I&CO Salon Recap: Sara Machi

I&CO
I&CO
Apr 28 · 4 min read

For the second I&CO Salon, Product Design Director Ashley Lewis sat down to talk (virtually) with Emmy-nominated reporter Sara Machi. For the city of St. Louis, Machi is the daily news reporter and recently has been tracking the coronavirus vaccine rollout.

These Salons are designed to broaden perspectives by looking at other industries. To guide the session, the guest speaker selects one of eight possible I&CO Maxims that feels the most applicable to their industry. For the journalism industry, Machi explored what it means to “Seek The Invisible.”

*The following is a summarized account of the I&CO Salon discussion on April 22, 2021.

Story Seeking

Journalism and media have been a big topic of conversation in society lately — so much so that everyone has an idea of what it means to be a reporter.

As a reporter, Machi tries to find out what works, what does not, and why. She wants viewers to know how the story affects them and what they can do to create change. When asked about a day in the life of a reporter, Machi repeated one word: deadlines. It is something everyone can relate to, but the news industry requires some of the quickest turnarounds.

Example Schedule:
9:30 AM Present pitches at the editorial meeting
10:00 AM Story seeking (in the pandemic, you call people)
3:30 PM Edit
4:00 PM Finalize
5:00 PM Live

Trying to seek the invisible is harder than ever because reporters can not go out into the world. What gets lost in the pandemic are the daily interactions that allow for story seeking. Machi has pivoted during this time by searching in online communities.

Beyond navigating the challenges of storytelling in a socially and politically volatile environment — Machi also has been reporting the news throughout a global pandemic. The pandemic is possibly the biggest news story of our lives. It is a story Machi appreciates the challenge of telling differently every day.

“What is written without effort is read without pleasure.”

— Dr. Samuel Johnson

Like many aspects of our world, it is interesting to think how much technology has changed the way we work. At the same time, we can see technology has brought about the ability for false and inflammatory information to spread very quickly. Around 2015, fake news entered everyone’s lexicon. The news can be slanted and misconstrued, but some things are simply false.

“If your mom says she loves you, go get another source.”

To combat fake news, Machi supports a process called Verify. Viewers can send in things they see on the internet, and her news team will verify them by doing the necessary research. From this practice of comprehensive transparency, even people who disagreed with the outcome loved the pieces.

Story Telling

To find the best story, Machi finds ways to bring major events home and make them relevant. All news is local. When someone agrees to be interviewed she does everything to make them feel heard and sets expectations.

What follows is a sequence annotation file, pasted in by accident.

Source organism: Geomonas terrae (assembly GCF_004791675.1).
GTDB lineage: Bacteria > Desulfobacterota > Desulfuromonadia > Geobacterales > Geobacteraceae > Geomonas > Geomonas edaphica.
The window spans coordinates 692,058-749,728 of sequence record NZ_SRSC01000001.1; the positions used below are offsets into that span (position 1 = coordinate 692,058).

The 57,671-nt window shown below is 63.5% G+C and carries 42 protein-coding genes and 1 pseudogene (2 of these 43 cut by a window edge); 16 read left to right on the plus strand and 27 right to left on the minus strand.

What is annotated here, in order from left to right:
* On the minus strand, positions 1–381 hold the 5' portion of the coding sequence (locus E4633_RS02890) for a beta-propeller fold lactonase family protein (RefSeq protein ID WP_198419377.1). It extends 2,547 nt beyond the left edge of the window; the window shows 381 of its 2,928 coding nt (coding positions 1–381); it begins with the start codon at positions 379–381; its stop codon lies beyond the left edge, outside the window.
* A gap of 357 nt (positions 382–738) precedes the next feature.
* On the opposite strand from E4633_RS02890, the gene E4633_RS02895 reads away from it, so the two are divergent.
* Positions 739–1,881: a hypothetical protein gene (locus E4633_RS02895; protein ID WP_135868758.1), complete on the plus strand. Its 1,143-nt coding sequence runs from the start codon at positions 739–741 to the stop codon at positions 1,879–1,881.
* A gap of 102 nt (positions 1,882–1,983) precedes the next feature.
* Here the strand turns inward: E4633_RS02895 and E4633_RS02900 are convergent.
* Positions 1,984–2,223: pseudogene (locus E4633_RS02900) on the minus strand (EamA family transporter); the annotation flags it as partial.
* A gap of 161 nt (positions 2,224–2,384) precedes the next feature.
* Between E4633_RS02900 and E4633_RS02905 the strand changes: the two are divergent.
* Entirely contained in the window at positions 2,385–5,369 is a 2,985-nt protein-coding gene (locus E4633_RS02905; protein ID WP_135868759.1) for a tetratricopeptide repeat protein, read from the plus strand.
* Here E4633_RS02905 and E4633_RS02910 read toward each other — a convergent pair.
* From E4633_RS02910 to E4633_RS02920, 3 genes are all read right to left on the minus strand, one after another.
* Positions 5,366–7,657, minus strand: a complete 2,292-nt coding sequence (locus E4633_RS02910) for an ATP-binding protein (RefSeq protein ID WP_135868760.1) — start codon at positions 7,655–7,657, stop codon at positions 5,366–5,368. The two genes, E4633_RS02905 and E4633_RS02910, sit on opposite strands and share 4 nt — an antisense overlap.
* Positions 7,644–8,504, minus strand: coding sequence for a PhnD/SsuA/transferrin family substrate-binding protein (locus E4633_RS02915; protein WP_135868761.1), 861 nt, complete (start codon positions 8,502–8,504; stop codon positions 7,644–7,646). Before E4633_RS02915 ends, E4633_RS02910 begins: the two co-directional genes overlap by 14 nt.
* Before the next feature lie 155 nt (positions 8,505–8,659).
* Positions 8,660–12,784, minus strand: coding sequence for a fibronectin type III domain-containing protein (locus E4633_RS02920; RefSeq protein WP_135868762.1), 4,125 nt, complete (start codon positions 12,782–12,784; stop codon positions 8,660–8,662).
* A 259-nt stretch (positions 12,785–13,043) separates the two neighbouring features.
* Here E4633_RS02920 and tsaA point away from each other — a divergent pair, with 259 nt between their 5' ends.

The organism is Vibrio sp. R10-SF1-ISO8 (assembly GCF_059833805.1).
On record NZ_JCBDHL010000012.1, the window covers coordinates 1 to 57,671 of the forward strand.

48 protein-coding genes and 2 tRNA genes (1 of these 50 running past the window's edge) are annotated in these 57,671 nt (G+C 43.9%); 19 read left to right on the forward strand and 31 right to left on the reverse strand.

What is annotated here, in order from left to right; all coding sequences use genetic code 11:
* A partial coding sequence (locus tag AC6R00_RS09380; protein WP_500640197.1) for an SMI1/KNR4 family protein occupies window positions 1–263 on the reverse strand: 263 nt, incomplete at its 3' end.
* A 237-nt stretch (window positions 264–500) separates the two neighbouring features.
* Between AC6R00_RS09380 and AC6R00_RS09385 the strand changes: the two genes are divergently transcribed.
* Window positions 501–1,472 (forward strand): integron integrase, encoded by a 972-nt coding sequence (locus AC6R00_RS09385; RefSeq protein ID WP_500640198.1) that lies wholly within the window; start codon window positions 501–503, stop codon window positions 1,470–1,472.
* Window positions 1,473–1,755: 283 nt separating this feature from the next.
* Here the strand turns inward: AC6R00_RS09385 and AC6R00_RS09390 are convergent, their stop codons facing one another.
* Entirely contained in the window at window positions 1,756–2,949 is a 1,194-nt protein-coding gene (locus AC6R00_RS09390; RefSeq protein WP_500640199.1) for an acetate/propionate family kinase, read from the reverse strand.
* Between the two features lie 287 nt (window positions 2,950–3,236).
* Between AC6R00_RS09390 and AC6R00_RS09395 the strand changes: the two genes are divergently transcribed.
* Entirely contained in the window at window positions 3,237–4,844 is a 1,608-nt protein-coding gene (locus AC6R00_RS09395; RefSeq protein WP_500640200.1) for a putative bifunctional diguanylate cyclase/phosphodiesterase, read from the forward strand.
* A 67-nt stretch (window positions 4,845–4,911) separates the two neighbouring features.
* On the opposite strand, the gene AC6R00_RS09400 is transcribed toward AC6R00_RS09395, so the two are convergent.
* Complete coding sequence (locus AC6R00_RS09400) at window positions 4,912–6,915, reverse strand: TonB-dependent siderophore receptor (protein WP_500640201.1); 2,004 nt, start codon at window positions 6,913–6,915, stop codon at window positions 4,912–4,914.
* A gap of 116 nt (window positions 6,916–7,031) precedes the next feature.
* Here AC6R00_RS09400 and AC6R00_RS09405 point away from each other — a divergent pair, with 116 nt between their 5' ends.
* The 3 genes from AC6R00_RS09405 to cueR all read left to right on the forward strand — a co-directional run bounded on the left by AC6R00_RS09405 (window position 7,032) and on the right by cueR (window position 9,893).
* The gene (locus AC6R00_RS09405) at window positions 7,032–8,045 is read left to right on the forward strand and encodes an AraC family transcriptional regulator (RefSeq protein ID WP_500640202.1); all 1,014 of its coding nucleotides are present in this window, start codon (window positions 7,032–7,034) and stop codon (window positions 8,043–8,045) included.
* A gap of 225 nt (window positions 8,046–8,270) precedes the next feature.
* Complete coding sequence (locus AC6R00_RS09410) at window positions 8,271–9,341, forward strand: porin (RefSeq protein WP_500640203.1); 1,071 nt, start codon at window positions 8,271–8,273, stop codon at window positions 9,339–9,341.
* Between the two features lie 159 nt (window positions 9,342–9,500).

Also, when identifying individuals, Machi needs to make sure she is covering different perspectives. Finding input from both sides of a story can paint a bigger picture in a world that sometimes lacks multiple perspectives.

The stakes of journalism are incredibly high right now. Machi is reporting during a time of historical significance when it comes to the national conversations on white supremacy, with the death of Michael Brown and following protests in Ferguson shifting this conversation into the public eye in 2014.

The whole news industry is going through a conversation on the framing of words. For example, “unarmed black man” carries a lot of weight.

These three words are a shorthand way of communicating the unjust shooting of a back man based on racial prejudice that already assumed he was a threat. To prevent this from happening, assessment through a social justice lens is embedded into every part of the story process.

A thoughtful storyteller will consider the following:

  • Are we intentionally enough with our words?
  • Are we creating harm?
  • Are we focusing on something that does not matter?
  • Are we perpetuating stereotypes?
  • Are we talking to the right people?

Machi believes journalism has always been attention-hungry, and it is becoming increasingly so due to the digital platforms fighting for your attention. Clickbait or inflammatory headlines ultimately have the potential to create more harm than good because these narratives are often misleading.

A better practice when going up against the attention economy is to understand your platform and speak to the culture of that online community. Machi joined TikTok, where she has adapted her presenting style and content, leading to the following video with over 800k views.

To be informed for the next I&CO Salon, follow us on Medium and Instagram.

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